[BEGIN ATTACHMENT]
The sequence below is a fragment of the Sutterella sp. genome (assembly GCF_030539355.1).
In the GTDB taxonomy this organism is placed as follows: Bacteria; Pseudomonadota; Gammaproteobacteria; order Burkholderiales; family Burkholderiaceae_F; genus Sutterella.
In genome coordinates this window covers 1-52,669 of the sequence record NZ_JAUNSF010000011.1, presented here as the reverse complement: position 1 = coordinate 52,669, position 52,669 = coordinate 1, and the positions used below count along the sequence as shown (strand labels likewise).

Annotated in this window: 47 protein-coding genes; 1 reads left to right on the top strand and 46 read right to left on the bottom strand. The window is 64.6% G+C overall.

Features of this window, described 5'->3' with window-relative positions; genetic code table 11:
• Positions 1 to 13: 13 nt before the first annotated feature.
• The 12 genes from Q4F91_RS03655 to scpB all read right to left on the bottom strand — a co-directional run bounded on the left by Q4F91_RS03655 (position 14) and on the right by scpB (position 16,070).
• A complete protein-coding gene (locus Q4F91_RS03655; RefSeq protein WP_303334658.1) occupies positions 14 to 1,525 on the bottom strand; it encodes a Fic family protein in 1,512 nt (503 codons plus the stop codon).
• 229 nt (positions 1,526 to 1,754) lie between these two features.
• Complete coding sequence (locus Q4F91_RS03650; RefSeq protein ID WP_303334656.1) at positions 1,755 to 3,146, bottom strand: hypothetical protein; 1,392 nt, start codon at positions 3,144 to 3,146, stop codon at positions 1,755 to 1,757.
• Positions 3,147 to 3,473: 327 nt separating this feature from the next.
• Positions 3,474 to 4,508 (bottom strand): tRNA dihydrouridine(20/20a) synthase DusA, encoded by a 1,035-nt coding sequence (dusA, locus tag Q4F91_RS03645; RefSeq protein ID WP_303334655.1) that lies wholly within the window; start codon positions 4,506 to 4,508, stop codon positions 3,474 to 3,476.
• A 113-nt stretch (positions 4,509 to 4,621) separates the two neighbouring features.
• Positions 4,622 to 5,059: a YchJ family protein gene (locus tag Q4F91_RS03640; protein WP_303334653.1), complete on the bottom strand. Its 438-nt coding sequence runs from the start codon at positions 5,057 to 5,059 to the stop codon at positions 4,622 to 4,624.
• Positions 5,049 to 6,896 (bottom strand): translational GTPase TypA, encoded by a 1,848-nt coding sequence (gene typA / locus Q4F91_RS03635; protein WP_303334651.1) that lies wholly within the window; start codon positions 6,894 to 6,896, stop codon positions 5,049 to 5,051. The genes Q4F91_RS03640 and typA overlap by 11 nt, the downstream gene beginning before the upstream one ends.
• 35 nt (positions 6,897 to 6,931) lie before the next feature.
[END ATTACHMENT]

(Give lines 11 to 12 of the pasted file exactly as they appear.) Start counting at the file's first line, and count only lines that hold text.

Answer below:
• Positions 3,147 to 3,473: 327 nt separating this feature from the next.
• Positions 3,474 to 4,508 (bottom strand): tRNA dihydrouridine(20/20a) synthase DusA, encoded by a 1,035-nt coding sequence (dusA, locus tag Q4F91_RS03645; RefSeq protein ID WP_303334655.1) that lies wholly within the window; start codon positions 4,506 to 4,508, stop codon positions 3,474 to 3,476.